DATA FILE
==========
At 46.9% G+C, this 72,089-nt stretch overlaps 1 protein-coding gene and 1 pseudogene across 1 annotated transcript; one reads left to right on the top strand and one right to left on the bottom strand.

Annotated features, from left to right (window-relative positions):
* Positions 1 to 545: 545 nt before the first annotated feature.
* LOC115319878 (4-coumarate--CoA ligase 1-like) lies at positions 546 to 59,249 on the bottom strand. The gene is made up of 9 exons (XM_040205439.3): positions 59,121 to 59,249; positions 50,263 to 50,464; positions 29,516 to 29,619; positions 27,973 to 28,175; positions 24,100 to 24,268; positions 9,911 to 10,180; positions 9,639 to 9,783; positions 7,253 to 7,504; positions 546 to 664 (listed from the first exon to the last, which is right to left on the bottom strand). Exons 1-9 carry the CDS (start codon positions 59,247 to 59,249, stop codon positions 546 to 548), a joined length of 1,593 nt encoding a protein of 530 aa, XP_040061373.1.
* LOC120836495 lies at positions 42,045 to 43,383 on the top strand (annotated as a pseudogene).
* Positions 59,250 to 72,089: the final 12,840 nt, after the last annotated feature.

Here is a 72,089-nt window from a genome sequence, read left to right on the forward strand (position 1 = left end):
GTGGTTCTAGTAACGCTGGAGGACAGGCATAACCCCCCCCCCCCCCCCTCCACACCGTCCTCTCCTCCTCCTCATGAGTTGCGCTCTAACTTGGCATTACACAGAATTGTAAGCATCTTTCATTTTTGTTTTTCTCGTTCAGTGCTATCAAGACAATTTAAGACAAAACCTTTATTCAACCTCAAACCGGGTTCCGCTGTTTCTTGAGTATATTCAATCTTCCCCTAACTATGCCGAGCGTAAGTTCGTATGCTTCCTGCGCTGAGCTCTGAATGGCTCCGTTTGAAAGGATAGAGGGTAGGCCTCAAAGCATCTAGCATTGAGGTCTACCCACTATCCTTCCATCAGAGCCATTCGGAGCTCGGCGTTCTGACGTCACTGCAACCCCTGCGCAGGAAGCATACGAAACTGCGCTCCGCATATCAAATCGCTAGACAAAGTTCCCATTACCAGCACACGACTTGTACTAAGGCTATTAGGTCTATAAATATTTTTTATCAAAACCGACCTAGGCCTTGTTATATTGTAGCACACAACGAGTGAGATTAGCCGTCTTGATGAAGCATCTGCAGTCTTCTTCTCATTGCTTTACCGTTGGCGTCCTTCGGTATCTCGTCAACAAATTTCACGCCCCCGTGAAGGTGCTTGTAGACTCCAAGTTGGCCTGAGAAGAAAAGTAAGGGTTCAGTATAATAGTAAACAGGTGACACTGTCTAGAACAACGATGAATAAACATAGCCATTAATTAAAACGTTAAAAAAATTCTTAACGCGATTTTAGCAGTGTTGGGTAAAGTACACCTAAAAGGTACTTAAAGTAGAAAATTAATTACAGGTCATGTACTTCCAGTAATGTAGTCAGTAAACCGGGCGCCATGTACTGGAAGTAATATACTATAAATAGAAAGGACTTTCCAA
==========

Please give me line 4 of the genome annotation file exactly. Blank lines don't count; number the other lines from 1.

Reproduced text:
* LOC115319878 (4-coumarate--CoA ligase 1-like) lies at positions 546 to 59,249 on the bottom strand. The gene is made up of 9 exons (XM_040205439.3): positions 59,121 to 59,249; positions 50,263 to 50,464; positions 29,516 to 29,619; positions 27,973 to 28,175; positions 24,100 to 24,268; positions 9,911 to 10,180; positions 9,639 to 9,783; positions 7,253 to 7,504; positions 546 to 664 (listed from the first exon to the last, which is right to left on the bottom strand). Exons 1-9 carry the CDS (start codon positions 59,247 to 59,249, stop codon positions 546 to 548), a joined length of 1,593 nt encoding a protein of 530 aa, XP_040061373.1.